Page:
We’re often told that you should never eat anything (or put anything on your body) if you don’t recognize everything on the ingredients list. But since most of us have no idea what xanthan gum or potassium benzoate are — or more importantly, what they’re doing to our bodies — we’re decoding the ingredients in the many things Americans put in (and on) themselves with the help of an expert.
1) Chili: This is actually red jalapeño, which gives the sauce its relatively mild heat.
2) Sugar: This helps to round out the sauce so it isn’t too bitter. Plus, sugar can act as a mild preservative. One teaspoon of Sriracha contains one gram of sugar, which really isn’t much at all.
3) Salt: For flavor. One teaspoon of this sauce contains 80 milligrams of sodium, which also isn’t too much. That said, if you’re one of those people who puts Sriracha on literally everything, this has the potential to add up over time.
4) Garlic: Again, this adds flavor.
5) Distilled Vinegar: Vinegar produced from the fermentation of distilled alcohol. The extra acidity it provides helps the numerous ingredients in Sriracha mix together, enhancing the flavor and acting as a preservative. Vinegar also adds a bit of an extra tart punch to the sauce.
6) Potassium Sorbate: Potassium sorbate is a widely-used preservative. It has the capacity to damage DNA when exposed to human blood cells, according to a 2010 study published in Toxicology in Vitro; however, long-term studies on the effects of regularly consuming the ingredient are required to provide a more definitive answer on the matter. Plus, it’s hard to imagine that the small amounts in a squirt of Sriracha are really worth worrying about.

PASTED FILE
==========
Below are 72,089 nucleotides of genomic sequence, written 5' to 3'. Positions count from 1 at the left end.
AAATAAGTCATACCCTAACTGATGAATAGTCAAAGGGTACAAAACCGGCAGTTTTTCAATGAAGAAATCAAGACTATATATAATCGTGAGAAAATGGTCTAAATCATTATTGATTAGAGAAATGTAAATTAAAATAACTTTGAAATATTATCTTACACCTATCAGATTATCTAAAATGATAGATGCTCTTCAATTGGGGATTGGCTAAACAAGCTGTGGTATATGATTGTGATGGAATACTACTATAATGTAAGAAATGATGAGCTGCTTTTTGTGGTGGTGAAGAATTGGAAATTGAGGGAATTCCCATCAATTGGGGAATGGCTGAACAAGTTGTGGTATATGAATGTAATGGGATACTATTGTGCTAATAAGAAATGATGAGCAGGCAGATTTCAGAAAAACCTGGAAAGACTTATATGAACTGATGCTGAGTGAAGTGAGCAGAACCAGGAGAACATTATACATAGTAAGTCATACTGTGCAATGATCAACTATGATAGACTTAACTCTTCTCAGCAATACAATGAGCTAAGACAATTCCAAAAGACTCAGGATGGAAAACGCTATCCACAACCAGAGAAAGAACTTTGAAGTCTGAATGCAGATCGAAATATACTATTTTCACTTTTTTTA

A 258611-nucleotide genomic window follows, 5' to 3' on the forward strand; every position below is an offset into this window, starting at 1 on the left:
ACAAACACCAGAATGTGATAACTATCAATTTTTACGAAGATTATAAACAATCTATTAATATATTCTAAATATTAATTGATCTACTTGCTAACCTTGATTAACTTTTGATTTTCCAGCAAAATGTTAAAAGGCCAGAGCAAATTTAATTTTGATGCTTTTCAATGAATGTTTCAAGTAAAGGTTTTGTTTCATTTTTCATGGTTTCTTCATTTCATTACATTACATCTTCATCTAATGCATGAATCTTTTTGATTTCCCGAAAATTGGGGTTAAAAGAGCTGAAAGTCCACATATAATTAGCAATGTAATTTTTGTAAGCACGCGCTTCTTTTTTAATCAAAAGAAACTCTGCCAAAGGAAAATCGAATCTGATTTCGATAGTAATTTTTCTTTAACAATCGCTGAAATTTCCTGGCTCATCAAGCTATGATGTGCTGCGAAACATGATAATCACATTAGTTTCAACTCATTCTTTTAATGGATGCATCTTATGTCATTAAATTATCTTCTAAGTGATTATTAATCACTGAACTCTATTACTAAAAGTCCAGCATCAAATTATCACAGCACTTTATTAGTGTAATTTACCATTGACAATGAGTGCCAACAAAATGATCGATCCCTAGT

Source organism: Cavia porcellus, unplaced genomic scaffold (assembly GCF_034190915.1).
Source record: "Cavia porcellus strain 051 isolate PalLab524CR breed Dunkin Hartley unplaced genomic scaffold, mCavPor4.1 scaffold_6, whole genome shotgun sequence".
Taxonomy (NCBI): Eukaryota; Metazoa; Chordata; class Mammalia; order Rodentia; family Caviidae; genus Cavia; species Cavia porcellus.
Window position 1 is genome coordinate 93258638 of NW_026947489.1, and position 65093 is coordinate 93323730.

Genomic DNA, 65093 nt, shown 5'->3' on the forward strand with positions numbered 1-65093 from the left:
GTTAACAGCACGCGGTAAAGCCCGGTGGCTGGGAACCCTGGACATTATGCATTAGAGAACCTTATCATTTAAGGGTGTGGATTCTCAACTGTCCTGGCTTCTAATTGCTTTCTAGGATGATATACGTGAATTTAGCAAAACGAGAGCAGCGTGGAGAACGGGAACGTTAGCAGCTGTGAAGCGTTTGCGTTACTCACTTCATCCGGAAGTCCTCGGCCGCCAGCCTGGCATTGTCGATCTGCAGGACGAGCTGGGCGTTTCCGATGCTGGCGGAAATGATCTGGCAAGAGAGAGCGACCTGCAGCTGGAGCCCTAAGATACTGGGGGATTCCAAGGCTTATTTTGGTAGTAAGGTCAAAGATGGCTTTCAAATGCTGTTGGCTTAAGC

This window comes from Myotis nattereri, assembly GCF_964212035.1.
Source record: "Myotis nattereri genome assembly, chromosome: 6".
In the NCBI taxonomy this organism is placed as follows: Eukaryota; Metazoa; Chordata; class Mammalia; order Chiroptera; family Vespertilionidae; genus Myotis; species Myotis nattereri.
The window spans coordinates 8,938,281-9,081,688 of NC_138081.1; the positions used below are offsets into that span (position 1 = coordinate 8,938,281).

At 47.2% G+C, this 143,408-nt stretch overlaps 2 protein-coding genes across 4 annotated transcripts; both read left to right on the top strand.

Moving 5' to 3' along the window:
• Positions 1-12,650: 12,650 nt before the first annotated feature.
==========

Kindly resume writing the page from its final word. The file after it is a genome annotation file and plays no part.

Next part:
7) Sodium Bisulfite: Another preservative, sodium bisulfite is pretty harmless in small amounts — and generally recognized as safe by the Food and Drug Administration. However, while relatively rare, some people can develop a sensitivity to sulfite-based chemicals like sodium bisulfite, which can cause nausea, abdominal cramping, diarrhea, difficulty breathing and swelling, itching and reddening of the skin. So if you know sulfites don’t agree with you, watch out for this ingredient.
8) Xanthan Gum: Xanthan gum is a thickening agent, and it’s relatively harmless. That said, those with bowel issues should be wary when consuming it, as a study published in the British Journal of Nutrition found it to be a highly efficient laxative. But if you have bowel issues, you’re probably steering clear of hot sauces, anyway.
This is a pretty standard hot sauce, and I really don’t have anything bad to say about it. Sure, it contains a few preservatives, but I highly doubt the small amounts in this sauce could cause you any harm. And yeah, the sodium can add up if you put Sriracha on a lot of stuff. But overall, this sauce is pretty harmless — provided you’re not spraying it into both your eyeballs.